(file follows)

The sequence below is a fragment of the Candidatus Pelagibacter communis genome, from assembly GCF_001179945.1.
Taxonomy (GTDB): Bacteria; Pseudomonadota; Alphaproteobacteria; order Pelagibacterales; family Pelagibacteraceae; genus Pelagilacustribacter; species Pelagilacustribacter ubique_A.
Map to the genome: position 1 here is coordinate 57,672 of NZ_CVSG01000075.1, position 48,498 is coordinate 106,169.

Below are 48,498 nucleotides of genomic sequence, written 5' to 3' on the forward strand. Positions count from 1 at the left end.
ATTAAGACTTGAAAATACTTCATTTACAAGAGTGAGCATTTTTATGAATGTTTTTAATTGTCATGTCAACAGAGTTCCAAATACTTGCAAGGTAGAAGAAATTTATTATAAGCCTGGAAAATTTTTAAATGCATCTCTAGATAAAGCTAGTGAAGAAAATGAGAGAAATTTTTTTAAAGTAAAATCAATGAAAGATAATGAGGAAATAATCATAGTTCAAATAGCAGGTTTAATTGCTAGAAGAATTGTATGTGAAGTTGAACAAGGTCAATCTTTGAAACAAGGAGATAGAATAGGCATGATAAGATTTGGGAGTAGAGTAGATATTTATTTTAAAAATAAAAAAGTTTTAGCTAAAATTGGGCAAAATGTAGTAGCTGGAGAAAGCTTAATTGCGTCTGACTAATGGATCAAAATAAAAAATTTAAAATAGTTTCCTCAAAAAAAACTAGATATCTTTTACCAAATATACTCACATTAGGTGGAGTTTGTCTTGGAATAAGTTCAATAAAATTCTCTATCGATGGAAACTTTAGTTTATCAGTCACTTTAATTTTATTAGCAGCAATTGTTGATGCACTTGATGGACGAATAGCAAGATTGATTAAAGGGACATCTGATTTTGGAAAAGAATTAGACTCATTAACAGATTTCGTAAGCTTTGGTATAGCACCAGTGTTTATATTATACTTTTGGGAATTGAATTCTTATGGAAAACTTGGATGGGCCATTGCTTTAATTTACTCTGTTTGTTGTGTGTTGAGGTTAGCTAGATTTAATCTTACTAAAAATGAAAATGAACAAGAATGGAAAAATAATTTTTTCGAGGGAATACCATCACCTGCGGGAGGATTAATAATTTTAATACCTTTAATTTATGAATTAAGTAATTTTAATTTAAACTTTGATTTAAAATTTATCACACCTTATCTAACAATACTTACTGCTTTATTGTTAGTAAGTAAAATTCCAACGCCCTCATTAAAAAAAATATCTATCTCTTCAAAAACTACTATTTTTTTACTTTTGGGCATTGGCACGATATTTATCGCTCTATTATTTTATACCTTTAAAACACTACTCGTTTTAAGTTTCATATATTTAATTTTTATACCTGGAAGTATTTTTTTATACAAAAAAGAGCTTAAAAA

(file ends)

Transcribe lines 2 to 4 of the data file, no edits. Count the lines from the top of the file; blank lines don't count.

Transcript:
Taxonomy (GTDB): Bacteria; Pseudomonadota; Alphaproteobacteria; order Pelagibacterales; family Pelagibacteraceae; genus Pelagilacustribacter; species Pelagilacustribacter ubique_A.
Map to the genome: position 1 here is coordinate 57,672 of NZ_CVSG01000075.1, position 48,498 is coordinate 106,169.

Below are 48,498 nucleotides of genomic sequence, written 5' to 3' on the forward strand. Positions count from 1 at the left end.